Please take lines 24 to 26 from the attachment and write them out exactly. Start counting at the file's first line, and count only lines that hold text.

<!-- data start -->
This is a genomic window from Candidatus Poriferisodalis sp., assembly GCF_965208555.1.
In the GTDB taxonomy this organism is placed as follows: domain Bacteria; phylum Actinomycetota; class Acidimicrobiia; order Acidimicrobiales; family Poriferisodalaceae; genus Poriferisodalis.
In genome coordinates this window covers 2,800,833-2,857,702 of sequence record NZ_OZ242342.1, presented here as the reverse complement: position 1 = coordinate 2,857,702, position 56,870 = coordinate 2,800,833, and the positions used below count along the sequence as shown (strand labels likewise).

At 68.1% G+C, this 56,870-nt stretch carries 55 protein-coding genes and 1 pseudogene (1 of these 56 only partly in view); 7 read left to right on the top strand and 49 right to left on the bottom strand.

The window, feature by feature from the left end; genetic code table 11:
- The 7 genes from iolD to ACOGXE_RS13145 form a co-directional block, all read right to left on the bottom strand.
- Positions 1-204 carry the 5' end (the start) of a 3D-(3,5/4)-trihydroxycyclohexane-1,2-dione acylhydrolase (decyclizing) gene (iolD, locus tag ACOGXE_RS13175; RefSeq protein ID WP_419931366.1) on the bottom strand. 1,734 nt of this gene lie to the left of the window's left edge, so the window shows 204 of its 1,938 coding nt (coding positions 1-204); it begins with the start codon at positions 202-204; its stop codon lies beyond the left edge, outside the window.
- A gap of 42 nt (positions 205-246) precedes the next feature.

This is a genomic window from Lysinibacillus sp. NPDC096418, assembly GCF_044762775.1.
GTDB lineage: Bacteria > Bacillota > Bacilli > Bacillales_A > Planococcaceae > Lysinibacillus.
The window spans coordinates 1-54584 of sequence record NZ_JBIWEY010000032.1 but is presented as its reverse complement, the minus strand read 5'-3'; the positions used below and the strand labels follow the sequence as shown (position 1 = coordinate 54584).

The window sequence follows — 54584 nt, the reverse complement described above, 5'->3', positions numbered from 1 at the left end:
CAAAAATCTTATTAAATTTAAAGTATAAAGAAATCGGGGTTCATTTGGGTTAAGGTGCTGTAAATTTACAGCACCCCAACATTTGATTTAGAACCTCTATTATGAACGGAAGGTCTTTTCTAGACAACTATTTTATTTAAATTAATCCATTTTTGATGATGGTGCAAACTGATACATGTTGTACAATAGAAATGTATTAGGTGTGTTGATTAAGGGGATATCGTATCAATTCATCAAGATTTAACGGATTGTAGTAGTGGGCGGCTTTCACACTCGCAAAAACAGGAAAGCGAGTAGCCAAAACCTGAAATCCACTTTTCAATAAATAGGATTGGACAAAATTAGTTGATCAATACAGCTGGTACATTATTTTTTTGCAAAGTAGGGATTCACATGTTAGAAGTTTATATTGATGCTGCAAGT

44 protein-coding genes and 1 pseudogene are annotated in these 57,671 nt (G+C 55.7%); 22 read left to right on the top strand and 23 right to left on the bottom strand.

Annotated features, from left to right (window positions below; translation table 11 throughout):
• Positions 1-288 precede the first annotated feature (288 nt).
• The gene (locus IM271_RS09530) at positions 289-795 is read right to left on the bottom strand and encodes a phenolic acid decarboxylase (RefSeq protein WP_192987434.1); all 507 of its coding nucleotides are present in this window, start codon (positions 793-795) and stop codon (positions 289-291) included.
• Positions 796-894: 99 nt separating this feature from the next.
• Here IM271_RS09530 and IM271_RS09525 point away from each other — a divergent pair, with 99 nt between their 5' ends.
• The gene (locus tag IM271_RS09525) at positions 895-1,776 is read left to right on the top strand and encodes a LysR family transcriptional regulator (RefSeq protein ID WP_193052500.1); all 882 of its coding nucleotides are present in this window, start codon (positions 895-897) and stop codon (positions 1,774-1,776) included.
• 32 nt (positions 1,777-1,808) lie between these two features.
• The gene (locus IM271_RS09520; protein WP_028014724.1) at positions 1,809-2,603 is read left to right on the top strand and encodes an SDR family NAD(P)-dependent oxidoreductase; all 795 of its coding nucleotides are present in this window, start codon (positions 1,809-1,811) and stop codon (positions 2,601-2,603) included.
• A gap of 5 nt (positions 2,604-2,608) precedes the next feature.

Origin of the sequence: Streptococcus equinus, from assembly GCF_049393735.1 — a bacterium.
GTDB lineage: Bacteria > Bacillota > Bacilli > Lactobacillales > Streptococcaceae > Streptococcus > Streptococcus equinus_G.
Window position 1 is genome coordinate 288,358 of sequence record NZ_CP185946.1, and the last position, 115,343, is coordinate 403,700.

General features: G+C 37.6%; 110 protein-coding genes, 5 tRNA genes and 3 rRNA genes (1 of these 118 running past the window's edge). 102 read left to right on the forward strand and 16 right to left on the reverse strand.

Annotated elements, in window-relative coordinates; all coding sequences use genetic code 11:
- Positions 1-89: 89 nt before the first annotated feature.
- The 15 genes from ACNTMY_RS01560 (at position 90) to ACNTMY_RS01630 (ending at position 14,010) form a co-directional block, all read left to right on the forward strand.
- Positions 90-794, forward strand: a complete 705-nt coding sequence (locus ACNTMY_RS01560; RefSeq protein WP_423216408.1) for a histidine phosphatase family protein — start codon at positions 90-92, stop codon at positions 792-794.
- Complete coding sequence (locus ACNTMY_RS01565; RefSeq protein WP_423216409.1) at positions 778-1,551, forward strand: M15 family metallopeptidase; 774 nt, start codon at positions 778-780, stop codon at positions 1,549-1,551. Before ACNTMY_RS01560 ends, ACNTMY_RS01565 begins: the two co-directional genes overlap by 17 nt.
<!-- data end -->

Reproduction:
Origin of the sequence: Streptococcus equinus, from assembly GCF_049393735.1 — a bacterium.
GTDB lineage: Bacteria > Bacillota > Bacilli > Lactobacillales > Streptococcaceae > Streptococcus > Streptococcus equinus_G.
Window position 1 is genome coordinate 288,358 of sequence record NZ_CP185946.1, and the last position, 115,343, is coordinate 403,700.